FANFARE FOR TIN TRUMPETS by Margery Sharp (Dean Street £10.99, 222 pp)


by Margery Sharp (Dean Street £10.99, 222 pp)

In this 1930 gem, young Alistair inherits £100, bids farewell to suburbia and the constant clatter of lawnmowers, and escapes to London. He and a pal shack up in a frowsy attic, sink and tap on the landing, near Paddington’s Old False Teeth shop. His dream is to become a writer — a thousand words a day? Piece of cake — but there are the Cockney housemates shouting up the stairs to each other, the landlady’s rheumy, ogle-eyed ribaldry, the distracting lure of the nearby Cock’n’Bottle, and gorgeous girls in bedsits.

Alistair longs to sit at the feet of great men, drinking in their wisdom; instead, literary events are packed with raffish, snoozing old-timers, and Bohemian poets and artists just get drunk and maudlin.

Will writer’s block, agonising, unrequited love, the ordeal of living on £2 a week and a vague nostalgia for clattering lawnmowers dash all hopes? Absolute fun and larks.


A PLACE LIKE HOME by Rosamunde Pilcher (Hodder £16, 304pp)

by Rosamunde Pilcher (Hodder £16, 304pp)

This collection of romantic short stories are the absolute sticky-toffee-pudding of the genre. True love always finds a way, hearts skip beats, lips tremble, niggling uncertainties dissolve, old flames re-emerge, lovestruck women date men who never pop the question and jealousy claws at broken hearts.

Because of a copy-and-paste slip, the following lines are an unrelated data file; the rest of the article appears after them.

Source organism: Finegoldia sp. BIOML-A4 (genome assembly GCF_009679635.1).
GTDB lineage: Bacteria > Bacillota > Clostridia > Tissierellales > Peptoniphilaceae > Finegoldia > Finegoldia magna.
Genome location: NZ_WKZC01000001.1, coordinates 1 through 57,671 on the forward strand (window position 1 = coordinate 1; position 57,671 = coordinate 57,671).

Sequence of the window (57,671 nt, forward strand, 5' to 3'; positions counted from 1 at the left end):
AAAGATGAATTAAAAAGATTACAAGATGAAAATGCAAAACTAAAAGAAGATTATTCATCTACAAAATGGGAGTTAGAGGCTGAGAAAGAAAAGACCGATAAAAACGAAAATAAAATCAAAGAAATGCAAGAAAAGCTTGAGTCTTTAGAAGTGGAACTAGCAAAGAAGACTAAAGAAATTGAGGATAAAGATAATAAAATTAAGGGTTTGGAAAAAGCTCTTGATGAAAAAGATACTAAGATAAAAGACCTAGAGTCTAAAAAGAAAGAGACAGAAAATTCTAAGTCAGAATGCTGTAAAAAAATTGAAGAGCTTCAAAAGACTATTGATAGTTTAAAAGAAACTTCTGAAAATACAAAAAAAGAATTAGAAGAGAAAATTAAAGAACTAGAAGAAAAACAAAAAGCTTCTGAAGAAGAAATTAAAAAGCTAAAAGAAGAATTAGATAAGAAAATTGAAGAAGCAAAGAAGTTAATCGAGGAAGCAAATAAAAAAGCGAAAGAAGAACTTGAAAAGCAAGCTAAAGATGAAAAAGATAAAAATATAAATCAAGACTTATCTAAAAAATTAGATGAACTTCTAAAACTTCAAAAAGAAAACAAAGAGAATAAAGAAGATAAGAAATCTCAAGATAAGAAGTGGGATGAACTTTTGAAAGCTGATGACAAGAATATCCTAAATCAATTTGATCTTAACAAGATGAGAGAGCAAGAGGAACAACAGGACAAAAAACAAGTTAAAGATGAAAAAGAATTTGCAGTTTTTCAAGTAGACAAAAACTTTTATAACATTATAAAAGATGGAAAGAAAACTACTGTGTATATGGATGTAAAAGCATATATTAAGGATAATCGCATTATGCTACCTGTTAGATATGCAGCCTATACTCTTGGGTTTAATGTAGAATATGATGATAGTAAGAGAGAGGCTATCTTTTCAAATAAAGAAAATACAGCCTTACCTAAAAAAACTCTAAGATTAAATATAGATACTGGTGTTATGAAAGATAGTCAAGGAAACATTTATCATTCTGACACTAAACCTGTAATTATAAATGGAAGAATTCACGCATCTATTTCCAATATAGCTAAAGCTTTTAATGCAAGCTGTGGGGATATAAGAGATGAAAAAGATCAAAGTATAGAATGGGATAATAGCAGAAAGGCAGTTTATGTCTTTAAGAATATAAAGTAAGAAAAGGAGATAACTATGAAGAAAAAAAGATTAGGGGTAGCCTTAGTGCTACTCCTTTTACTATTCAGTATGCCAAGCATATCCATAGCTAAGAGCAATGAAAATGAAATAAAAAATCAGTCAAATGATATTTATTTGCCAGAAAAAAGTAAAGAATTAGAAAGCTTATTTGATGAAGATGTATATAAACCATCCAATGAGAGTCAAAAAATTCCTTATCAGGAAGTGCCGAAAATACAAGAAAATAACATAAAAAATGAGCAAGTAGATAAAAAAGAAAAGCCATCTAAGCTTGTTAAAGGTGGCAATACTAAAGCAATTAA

There are no raunchy sex scenes, no kinkiness: a ‘lingering kiss’ is as steamy as it gets, with Pilcher adding wise little musings such as ‘loving a person is not finding perfection but forgiving faults’, and ‘thousand-mile journeys begin with the first step.’

A glowing preponderance of happy endings leaves you feeling like the blissful, newly proposed-to Sally who thinks she has sailed ‘into harbour after a long, lonely journey’. Aah. Bless.

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